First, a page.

For Andrus Nichols, artistic director of The COOP (the new company behind this fall’s world premiere of Terra Firma by Barbara Hammond), there was never any doubt that her dreams of launching a new theatre company—discussed over dinners and emails and coffees with a network of like-minded artists—would come true. “It felt real from the beginning,” says Nichols. “It’s a solid, talented group of people. We knew we could do it and we were clear about what we wanted to build.”
For a new company, The COOP, with its three-show inaugural season, is not short on ambition. Following Terra Firma, The COOP will present the New York premiere of Emily Mann’s adaptation of Anton Chekhov’s The Cherry Orchard, directed by James Dean Palmer, and is currently developing Hamill's first contemporary play, The Piper.
The COOP was born when Nichols, who co-founded Bedlam, decided to branch out and try something new. “The culture had shifted a bit, I was working out of town and Bedlam was going in a direction that wasn’t the artistic home I’d set out to build, initially,” explains Nichols. “Myself, [COOP resident playwright] Kate [Hamill], and a number of other artists, felt like there was a need to create a community here in New York where we could make the kind of art that we wanted to make and work in a way that we wanted to work.”
That approach to work revolved around a core principal of collaboration. “How do you create and lead a company in which everybody feels valued and unique and like they can bring their full artistic expression to the table?” asks Nichols. With this in mind, Nichols and The COOP’s members toyed with the idea of leading by artistic committee rather than a single artistic director; however in the end, it was agreed that appointing a head of the company would help to protect, and institutionalize the kind of culture they were trying to foster.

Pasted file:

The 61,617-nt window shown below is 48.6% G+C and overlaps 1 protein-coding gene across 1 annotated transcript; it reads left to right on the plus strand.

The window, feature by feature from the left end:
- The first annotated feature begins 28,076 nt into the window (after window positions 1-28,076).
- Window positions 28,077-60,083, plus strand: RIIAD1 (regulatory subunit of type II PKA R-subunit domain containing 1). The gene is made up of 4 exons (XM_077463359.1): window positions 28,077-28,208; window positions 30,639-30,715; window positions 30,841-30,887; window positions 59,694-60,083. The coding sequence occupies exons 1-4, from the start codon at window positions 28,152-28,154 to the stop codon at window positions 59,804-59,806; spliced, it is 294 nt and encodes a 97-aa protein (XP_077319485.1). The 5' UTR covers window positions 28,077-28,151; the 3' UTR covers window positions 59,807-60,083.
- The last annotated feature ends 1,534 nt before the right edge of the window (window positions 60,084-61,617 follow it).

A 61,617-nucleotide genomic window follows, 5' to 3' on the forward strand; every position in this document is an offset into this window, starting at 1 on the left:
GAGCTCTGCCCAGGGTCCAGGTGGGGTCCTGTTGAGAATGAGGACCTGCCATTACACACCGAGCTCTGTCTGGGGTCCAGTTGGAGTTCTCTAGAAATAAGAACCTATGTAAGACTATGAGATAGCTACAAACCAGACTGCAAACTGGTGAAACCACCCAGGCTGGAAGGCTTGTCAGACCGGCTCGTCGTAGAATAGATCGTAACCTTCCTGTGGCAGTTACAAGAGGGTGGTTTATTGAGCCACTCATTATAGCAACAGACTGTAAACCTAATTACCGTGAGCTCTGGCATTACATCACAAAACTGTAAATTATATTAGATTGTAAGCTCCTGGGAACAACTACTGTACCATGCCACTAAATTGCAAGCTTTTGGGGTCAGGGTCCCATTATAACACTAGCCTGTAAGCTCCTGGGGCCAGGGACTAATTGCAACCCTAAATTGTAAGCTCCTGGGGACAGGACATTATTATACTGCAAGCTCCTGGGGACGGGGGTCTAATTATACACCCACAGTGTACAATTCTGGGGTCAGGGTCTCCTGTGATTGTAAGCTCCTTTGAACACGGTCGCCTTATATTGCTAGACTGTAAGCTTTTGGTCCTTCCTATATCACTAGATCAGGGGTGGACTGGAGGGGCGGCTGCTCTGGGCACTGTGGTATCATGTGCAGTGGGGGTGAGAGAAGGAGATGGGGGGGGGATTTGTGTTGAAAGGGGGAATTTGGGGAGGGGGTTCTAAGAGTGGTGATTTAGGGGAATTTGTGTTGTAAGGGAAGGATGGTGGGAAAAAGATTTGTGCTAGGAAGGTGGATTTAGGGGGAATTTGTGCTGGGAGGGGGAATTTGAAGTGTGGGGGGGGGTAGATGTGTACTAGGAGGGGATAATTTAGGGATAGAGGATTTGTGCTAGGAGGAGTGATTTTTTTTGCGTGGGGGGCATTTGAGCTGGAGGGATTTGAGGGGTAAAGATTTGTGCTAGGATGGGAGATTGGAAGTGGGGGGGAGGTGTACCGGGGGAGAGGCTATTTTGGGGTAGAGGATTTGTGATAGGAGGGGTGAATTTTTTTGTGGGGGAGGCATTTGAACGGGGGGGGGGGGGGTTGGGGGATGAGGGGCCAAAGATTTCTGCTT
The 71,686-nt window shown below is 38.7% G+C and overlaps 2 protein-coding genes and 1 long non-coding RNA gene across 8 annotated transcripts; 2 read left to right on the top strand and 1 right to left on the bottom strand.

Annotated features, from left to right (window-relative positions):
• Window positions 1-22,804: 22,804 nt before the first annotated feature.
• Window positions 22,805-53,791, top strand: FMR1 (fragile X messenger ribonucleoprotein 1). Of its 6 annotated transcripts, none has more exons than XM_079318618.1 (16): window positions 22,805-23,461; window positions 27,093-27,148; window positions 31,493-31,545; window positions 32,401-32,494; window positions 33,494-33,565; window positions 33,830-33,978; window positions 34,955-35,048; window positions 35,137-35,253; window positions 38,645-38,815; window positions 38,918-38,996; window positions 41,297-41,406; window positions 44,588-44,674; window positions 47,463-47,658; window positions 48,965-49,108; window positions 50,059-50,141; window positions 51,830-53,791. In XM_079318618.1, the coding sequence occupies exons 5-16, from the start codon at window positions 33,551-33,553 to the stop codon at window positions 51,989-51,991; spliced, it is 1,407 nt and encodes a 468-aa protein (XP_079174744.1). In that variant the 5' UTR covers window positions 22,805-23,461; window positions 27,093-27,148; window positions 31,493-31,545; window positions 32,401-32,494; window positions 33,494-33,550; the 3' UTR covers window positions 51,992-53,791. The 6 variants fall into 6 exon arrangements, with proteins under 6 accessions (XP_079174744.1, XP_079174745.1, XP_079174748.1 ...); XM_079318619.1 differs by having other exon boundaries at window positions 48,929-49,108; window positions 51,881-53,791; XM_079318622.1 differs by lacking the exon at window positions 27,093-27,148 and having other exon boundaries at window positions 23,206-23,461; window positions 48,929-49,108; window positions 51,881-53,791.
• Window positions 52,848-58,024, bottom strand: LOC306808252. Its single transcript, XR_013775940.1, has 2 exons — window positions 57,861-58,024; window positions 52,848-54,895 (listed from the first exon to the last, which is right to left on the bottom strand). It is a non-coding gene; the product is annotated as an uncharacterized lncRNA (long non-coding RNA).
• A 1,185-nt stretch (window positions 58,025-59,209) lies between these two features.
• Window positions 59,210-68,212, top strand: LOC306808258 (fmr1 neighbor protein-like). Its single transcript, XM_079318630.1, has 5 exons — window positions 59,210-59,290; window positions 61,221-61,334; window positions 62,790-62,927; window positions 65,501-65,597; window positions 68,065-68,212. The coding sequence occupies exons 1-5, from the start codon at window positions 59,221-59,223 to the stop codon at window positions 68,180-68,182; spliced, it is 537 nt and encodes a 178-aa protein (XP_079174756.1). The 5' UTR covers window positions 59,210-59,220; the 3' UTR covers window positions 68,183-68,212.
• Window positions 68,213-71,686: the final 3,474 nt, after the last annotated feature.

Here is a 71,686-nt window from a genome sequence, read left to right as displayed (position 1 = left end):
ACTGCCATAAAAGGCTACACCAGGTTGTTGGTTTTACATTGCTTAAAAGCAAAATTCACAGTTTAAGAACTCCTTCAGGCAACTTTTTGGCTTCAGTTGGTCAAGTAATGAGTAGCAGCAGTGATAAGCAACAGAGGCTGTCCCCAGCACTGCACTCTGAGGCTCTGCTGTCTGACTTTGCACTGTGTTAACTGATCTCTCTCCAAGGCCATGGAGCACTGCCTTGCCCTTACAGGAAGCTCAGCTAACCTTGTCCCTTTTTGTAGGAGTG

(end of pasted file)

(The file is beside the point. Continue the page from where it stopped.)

That culture is built on a collaborative approach to making art and building a business. Though Nichols holds the title of artistic director, she leads alongside an artistic staff made up of artistic producer Jacob Janssen, her assistant Evan Andrew Horwitz, resident playwright Hamill, literary manager Drew Ledbetter, an advisory board made up of 10 artists, and a youth advisory board of 10 artists, aged 18–25. The COOP itself is made up of 80 artists from different disciplines, whom, depending on schedules, are either staffed on a production or weigh in when available.
“There are a lot voices in the room talking about how to develop best practices and what kind of programming to move forward with, and who we want to produce, and how we want to produce,” says Nichols. “We want to work in a radically inclusive way and to keep that inclusion an active part of how we build this company.”
While with The COOP, Nichols is able to approach making theatre differently, her experience with Bedlam has proved invaluable in launching a new venture. Previously existing relationships with publicists, administrative staff, stage, and technical crew, were all useful—as was her access to a community of donors willing to support her new approach. “The fundraising is an ongoing challenge,” says Nichols, “but easier this time around because people have a sense of who I am, which was not the case in 2011.”
Launching The COOP with Terra Firma, directed by Shana Cooper and in which Nichols also stars, was also an opportunity to work with new people and in new spaces. The world premiere, which plays at the Baruch Performing Arts Center (September 27–November 10), marks Nichols’ first time in the theatre. Throughout the season, Nichols says, all of the artists involved will work to maintain an ethos of inclusivity on all fronts.
“We do realize that we’re doing sounds fairly idealistic," says Nichols, "but I think it’s worth really striving for. We’ll hit bumps, but we’ll solve those problems and be flexible as we hit them. We just want to keep trying to keep it collaborative and inclusive and expansive.”